Anyone who has had the privilege of attending an Impact 100 Annual Meeting will tell you that it was the best event in the Impact 100 calendar. Listening to those remarkable Finalists tell their stories of transformation and redemption is so moving. Reconnecting with friends and meeting new engaged, passionate women in the community has been an unexpected benefit provided at the Annual Meeting. We have heard women describe the “glow” of the Annual Meeting that stays with them for days afterwards.

How could we possibly make this Impact 100 signature event any better? Is it even possible to improve this already extraordinary event? I am grateful to be invited to visit Impact 100 chapters around the country to share in their Annual Meetings. Through these visits, I have witnessed some amazing “extras” that have made a remarkable event – even better. Here are a few that stand out in my memory:

  • At one Annual Meeting, they had an actual drum roll (that became a fabulous Drum Corp) to announce their inaugural grant recipient.
  • At the intermission between the presentations and the meal, an Impact 100 serenaded the attendees with beautiful music played by a children’s symphony. The talent was incredible, and the music was so lovely. These kids happened to be the prior year’s grant recipients.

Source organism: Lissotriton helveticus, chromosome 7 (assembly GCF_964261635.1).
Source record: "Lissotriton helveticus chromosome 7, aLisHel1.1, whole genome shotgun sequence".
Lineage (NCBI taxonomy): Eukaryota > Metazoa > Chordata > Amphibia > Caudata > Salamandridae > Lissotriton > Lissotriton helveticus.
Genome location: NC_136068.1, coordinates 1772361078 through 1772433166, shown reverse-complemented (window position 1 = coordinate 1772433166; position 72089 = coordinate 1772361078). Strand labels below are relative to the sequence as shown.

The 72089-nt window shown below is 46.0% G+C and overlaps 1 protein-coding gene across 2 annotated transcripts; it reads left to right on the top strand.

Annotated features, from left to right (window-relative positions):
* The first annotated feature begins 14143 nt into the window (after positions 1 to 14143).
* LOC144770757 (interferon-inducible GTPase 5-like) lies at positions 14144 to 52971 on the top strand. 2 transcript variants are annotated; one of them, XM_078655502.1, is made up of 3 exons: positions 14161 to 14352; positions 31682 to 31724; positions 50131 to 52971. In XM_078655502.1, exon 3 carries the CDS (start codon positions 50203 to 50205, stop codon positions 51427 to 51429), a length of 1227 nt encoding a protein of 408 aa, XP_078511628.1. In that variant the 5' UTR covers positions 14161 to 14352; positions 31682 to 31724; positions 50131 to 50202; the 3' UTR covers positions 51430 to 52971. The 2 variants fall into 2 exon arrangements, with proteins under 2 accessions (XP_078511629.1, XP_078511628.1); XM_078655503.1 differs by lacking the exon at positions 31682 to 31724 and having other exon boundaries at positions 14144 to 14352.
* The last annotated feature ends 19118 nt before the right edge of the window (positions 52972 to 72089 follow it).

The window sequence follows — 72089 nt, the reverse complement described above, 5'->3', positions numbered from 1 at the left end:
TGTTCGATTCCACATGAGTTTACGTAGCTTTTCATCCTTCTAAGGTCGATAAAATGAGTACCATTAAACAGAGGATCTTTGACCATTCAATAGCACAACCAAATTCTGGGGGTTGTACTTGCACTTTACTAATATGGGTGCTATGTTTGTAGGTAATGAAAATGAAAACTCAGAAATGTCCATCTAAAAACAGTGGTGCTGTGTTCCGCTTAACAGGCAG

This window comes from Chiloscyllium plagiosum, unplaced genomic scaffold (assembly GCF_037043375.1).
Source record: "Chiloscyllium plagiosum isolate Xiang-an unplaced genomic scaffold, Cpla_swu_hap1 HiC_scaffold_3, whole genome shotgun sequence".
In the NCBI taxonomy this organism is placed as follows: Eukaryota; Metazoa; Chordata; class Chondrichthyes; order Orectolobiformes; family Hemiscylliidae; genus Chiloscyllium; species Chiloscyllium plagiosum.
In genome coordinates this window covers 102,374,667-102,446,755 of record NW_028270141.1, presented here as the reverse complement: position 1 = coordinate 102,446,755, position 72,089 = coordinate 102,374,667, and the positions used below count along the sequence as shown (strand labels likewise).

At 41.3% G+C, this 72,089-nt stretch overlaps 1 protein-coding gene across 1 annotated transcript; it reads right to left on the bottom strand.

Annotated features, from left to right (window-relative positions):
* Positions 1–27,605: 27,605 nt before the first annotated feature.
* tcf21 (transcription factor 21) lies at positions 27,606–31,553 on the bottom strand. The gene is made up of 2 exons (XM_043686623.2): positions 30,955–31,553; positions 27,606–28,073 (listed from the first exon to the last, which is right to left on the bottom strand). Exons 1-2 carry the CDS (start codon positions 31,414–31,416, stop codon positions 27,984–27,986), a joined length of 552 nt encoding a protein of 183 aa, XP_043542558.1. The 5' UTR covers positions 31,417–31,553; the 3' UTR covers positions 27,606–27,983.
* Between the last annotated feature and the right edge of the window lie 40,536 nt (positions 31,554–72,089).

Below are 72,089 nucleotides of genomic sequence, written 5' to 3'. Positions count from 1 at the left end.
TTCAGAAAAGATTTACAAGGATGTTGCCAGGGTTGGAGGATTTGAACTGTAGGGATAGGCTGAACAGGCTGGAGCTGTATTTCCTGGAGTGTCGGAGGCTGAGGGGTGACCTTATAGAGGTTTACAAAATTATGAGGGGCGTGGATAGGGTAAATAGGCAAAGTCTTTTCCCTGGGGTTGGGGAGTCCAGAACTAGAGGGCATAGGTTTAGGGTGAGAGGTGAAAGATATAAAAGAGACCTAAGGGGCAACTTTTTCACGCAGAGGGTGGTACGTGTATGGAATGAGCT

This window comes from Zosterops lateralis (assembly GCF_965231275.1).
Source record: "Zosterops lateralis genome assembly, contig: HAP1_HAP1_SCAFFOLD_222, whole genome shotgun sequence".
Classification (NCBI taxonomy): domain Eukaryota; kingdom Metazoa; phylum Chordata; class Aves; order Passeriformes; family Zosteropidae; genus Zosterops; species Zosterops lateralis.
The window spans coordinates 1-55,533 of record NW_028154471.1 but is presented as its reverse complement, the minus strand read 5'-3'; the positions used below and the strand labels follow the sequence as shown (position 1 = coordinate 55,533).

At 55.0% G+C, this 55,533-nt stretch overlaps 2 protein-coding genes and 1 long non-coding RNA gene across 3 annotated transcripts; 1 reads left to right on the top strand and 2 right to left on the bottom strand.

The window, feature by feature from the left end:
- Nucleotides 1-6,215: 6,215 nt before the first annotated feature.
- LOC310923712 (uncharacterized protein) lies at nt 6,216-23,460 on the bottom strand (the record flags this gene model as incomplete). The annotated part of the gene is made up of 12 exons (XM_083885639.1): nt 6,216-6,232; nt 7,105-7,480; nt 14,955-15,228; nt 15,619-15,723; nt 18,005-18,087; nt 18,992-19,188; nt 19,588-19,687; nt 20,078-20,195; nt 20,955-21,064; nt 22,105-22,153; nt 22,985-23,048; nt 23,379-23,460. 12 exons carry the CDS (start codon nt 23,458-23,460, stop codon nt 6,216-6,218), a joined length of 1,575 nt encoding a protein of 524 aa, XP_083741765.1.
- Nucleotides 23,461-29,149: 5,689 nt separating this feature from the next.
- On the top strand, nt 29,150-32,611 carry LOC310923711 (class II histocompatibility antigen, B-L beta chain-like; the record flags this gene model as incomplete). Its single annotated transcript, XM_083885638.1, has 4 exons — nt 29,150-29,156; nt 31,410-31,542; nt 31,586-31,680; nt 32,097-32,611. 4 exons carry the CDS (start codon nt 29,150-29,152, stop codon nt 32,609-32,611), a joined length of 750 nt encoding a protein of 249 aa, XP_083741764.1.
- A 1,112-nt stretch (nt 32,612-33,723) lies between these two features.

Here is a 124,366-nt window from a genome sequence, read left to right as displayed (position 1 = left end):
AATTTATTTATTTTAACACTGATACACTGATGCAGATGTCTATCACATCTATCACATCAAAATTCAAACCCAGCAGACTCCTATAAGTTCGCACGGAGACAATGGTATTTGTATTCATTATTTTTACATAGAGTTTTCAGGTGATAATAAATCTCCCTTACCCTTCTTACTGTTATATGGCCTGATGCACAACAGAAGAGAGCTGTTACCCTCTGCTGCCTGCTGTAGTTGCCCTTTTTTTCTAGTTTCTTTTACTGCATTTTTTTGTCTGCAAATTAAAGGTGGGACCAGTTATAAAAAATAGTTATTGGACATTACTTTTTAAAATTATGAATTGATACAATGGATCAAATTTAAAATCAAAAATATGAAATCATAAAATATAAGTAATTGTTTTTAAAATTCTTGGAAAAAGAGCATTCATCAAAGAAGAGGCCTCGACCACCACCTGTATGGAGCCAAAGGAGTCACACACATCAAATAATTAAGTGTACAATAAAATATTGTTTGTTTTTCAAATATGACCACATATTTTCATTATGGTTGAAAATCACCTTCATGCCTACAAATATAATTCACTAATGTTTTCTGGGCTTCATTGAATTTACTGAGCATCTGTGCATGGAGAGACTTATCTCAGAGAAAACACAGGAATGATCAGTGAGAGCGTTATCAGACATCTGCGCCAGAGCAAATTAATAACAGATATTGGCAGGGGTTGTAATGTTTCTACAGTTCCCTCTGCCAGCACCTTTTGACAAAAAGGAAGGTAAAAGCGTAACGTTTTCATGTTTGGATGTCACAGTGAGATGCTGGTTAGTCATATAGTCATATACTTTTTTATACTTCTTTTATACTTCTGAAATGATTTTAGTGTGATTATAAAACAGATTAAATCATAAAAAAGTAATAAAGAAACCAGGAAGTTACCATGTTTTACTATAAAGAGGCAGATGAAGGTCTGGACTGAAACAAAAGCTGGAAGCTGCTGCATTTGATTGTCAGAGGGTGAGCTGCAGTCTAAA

• I was fighting back tears listening to the talent and emotion of a young woman (11, I think?) who sang a heartfelt rendition of, “Just a Fool to Believe You Can Change the World” at a recent Annual Dinner.
  • Short, video vignettes from prior Award Recipients were played during the social time of the Annual Meeting. A poignant reminder of the power of a transformational grant from Impact 100.

These ideas are only a few examples. The common denominator is that each of these effectively enhanced the Annual Meeting experience for members, guests and nonprofits.  A word of caution: The Annual Meeting is an important event where each detail must be considered. We would not advise making any change that could be a distraction or minimize the significance of the occasion.